I recall much later, when I worked for a bank, having to put a disk in the computer every morning. I had never touched a disk before and I was warned in strident terms that if I did it wrong I would mess up the entire system - but no one every explained to me exactly WHY you put it in the way they told me. Every morning I would study the darn disk - which was about 8 inches around - terrified that I would put it in incorrectly and blow up the entire banking system. It was another traumatic experience.

In retrospect it's incredible I ever ventured close to another computer. But in my family two feelings are stronger than fear - competition and boredom. I was motivated to buy my first "real computer", the Color Computer, because someone else in the family was talking about getting a "personal computer". Even today we keep close track of one another's computer systems!

I don't really understand exactly how a computer works any more than I did way back when. As a matter of fact, since installing Windows 95 I am back to having NO IDEA how it works - but having called technical support several times I see that they don't have a clue either. Anyway, what I have come to understand is that I don't HAVE to know how they work. I no longer even care how it works; except, speaking of Blowin' In the Wind - dollars that is - (see Music) when I have to call technical support.

I appreciate computers much the same way I appreciate a good magician. When they are good at their craft I marvel and when they stink I feel they should be yanked off the stage with a hook!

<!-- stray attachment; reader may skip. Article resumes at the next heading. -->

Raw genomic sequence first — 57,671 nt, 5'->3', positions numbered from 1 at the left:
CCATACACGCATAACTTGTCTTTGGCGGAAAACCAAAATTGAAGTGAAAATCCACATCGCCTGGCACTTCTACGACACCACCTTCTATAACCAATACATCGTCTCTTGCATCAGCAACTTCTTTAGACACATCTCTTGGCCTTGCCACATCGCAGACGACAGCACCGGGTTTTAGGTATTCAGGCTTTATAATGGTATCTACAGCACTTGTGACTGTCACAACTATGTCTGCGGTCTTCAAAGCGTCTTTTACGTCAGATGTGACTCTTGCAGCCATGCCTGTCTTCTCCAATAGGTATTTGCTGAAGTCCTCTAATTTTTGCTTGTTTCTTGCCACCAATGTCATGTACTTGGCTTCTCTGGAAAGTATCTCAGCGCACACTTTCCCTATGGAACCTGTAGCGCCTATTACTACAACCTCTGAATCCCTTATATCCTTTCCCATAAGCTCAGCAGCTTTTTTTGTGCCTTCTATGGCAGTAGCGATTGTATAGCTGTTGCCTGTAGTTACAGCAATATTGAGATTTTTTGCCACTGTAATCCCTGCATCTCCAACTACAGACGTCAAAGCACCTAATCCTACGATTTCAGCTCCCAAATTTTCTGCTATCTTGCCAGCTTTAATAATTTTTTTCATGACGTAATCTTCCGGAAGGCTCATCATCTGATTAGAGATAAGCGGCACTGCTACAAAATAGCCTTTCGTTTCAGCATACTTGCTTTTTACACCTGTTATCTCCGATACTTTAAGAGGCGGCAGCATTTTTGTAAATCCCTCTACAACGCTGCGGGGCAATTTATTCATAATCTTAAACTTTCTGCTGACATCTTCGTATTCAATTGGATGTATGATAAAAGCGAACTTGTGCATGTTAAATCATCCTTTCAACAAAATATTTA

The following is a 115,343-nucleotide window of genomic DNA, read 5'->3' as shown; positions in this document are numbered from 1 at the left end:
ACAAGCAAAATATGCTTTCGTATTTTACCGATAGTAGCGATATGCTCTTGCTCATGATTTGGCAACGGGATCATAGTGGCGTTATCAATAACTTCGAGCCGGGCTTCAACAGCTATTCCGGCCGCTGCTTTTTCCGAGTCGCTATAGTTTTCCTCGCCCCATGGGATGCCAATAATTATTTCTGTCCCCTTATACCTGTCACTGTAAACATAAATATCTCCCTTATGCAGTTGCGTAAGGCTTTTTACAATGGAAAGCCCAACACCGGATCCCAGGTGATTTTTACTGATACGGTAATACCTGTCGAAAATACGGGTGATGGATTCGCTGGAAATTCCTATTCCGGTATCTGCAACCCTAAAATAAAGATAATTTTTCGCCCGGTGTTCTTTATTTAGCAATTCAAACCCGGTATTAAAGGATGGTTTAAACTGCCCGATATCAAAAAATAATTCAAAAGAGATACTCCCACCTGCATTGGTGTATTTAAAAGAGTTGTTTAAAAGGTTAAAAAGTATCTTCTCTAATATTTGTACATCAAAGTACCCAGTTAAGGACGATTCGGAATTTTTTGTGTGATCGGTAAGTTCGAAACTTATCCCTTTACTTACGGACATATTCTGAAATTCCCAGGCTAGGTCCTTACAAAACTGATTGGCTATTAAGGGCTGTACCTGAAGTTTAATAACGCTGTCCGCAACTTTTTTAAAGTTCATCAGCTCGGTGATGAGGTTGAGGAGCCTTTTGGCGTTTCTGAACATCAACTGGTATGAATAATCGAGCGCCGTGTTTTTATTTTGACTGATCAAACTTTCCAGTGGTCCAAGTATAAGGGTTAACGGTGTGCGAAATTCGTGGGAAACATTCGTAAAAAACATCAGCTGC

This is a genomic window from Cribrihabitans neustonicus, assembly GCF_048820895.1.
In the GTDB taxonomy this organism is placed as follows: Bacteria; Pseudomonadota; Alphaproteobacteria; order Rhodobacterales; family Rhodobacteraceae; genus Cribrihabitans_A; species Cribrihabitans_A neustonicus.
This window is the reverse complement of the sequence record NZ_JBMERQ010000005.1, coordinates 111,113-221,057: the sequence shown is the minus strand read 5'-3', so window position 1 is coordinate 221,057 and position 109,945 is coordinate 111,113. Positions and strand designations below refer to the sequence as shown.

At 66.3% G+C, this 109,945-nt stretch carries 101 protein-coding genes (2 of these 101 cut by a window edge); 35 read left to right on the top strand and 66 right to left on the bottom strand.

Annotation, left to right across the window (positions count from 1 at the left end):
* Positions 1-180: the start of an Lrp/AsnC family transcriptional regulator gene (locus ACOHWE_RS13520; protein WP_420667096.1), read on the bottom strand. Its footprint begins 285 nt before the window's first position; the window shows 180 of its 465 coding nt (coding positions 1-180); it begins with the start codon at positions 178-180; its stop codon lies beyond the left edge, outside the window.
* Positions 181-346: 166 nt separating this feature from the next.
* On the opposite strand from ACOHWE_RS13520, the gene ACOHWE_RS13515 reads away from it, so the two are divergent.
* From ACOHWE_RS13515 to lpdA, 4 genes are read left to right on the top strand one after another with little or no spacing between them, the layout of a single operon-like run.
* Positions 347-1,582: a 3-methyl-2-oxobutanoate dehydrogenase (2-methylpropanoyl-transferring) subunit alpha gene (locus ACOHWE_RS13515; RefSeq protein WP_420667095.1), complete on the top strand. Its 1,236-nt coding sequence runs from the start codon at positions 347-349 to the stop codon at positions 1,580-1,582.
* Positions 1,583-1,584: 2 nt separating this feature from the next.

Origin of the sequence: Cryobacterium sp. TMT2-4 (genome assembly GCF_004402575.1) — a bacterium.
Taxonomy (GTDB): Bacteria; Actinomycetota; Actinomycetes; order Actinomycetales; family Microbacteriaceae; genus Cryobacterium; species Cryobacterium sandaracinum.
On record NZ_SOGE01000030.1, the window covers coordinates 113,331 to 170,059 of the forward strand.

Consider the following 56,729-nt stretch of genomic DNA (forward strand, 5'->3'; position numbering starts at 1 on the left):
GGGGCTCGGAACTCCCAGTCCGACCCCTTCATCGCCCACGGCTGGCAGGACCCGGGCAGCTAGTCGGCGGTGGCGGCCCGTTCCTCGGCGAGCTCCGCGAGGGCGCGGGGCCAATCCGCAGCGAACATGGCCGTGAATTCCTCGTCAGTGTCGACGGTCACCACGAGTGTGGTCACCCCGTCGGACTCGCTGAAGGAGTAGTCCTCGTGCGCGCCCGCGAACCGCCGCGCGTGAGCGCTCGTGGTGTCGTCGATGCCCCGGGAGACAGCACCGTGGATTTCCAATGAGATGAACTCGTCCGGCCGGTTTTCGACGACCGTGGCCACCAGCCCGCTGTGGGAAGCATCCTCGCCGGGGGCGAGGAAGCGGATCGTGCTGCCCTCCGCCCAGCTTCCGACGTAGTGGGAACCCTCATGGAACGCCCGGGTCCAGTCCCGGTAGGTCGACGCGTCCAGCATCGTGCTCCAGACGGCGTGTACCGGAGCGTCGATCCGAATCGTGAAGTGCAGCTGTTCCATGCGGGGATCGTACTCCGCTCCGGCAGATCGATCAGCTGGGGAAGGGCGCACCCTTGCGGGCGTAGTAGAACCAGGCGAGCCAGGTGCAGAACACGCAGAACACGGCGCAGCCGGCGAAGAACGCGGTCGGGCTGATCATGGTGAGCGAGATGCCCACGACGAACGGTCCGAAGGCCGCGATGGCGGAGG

The Contemplator (Lesley Nelson-Burns) 1996


Following in the tradition I have unwittingly created of multiple meanings for the titles of my contemplations - this is not about curiosities such as four headed dogs with alligator tails who meow instead of bark, but about curiosity of the human kind. Not four headed humans with alligator tails either, though that would certainly be a curiosity, but the Webster's #1 definition of curious, "the desire to investigate and learn."

I've taken some classes toward teacher certification. This involved learning about IQs and aptitudes, etc. Which has, of course, made me contemplate the importance of these things. Or the unimportance.

Although I am told these tests serve a valid function, only one things makes a person interesting to me and that's curiosity. Brad Pitt, as I have noted often enough, is the exception - I do not care one bit whether he has curiosity - I have enough for both of us. Anyway, it doesn't matter what you know or how quickly you can know it; what matters is that you want to know.

Some people have passive curiosity. "That's interesting, tell me more." Others have active curiosity. Speaking as one with active curiosity, this can be as much a curse as a blessing. I don't just think I'd like to learn about something, I delve into any resource I can find to gratify my curiosity. The Internet often provides instant gratification though rarely the depth I require. No, the Internet will not replace libraries any time soon.

Another curse/blessing is the fact that the adventure never ends. Inevitably one curiosity leads to another, and to another.

There is proof that IQ and the such do not matter. Peoples with active curiosity, such as myself (note I said with active curiosity and not who are active curiosities) are pretty good at trivial pursuit and fun at parties when people are sober enough to understand conversation. Who cares about aptitudes and grades, when these are the situations that are truly critical in life.

The Contemplator (Lesley Nelson-Burns) 1996


No - not deprAved, but deprived. There are people who are deprived of many things - my concern is not, at least at the moment, deprivation of material things - but of sleep. I have said many times I am not an expert at most things - probably shows in what I write too - but I have more experience in sleep deprivation than I'd like.

I can't think of anyone who went to college who didn't have some experience with sleep deprivation. Ah yes, those midterms and finals, you say. No, a lot of people become sleep deprived from the parties AFTER the midterms and finals.